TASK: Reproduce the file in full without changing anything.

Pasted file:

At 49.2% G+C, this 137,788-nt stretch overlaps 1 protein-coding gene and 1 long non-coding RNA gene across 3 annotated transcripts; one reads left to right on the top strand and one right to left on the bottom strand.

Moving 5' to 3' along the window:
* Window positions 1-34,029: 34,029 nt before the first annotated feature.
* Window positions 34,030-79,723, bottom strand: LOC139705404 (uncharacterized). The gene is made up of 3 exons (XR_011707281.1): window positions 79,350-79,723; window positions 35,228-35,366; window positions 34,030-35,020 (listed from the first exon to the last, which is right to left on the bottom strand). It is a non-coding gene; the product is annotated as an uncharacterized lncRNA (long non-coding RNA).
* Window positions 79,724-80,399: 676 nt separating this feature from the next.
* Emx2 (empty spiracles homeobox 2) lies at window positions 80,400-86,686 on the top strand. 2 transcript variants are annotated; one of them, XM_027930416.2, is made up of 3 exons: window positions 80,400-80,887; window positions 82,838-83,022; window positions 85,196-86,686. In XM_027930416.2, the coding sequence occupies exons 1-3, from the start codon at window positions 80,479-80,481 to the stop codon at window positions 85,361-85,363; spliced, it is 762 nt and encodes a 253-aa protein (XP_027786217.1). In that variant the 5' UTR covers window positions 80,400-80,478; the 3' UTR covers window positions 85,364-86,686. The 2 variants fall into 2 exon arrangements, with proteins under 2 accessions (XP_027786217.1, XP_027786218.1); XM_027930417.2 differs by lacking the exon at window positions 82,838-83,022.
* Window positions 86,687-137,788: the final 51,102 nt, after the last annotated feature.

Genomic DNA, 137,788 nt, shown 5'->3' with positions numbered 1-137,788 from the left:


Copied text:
At 49.2% G+C, this 137,788-nt stretch overlaps 1 protein-coding gene and 1 long non-coding RNA gene across 3 annotated transcripts; one reads left to right on the top strand and one right to left on the bottom strand.

Moving 5' to 3' along the window:
* Window positions 1-34,029: 34,029 nt before the first annotated feature.
* Window positions 34,030-79,723, bottom strand: LOC139705404 (uncharacterized). The gene is made up of 3 exons (XR_011707281.1): window positions 79,350-79,723; window positions 35,228-35,366; window positions 34,030-35,020 (listed from the first exon to the last, which is right to left on the bottom strand). It is a non-coding gene; the product is annotated as an uncharacterized lncRNA (long non-coding RNA).
* Window positions 79,724-80,399: 676 nt separating this feature from the next.
* Emx2 (empty spiracles homeobox 2) lies at window positions 80,400-86,686 on the top strand. 2 transcript variants are annotated; one of them, XM_027930416.2, is made up of 3 exons: window positions 80,400-80,887; window positions 82,838-83,022; window positions 85,196-86,686. In XM_027930416.2, the coding sequence occupies exons 1-3, from the start codon at window positions 80,479-80,481 to the stop codon at window positions 85,361-85,363; spliced, it is 762 nt and encodes a 253-aa protein (XP_027786217.1). In that variant the 5' UTR covers window positions 80,400-80,478; the 3' UTR covers window positions 85,364-86,686. The 2 variants fall into 2 exon arrangements, with proteins under 2 accessions (XP_027786217.1, XP_027786218.1); XM_027930417.2 differs by lacking the exon at window positions 82,838-83,022.
* Window positions 86,687-137,788: the final 51,102 nt, after the last annotated feature.

Genomic DNA, 137,788 nt, shown 5'->3' with positions numbered 1-137,788 from the left: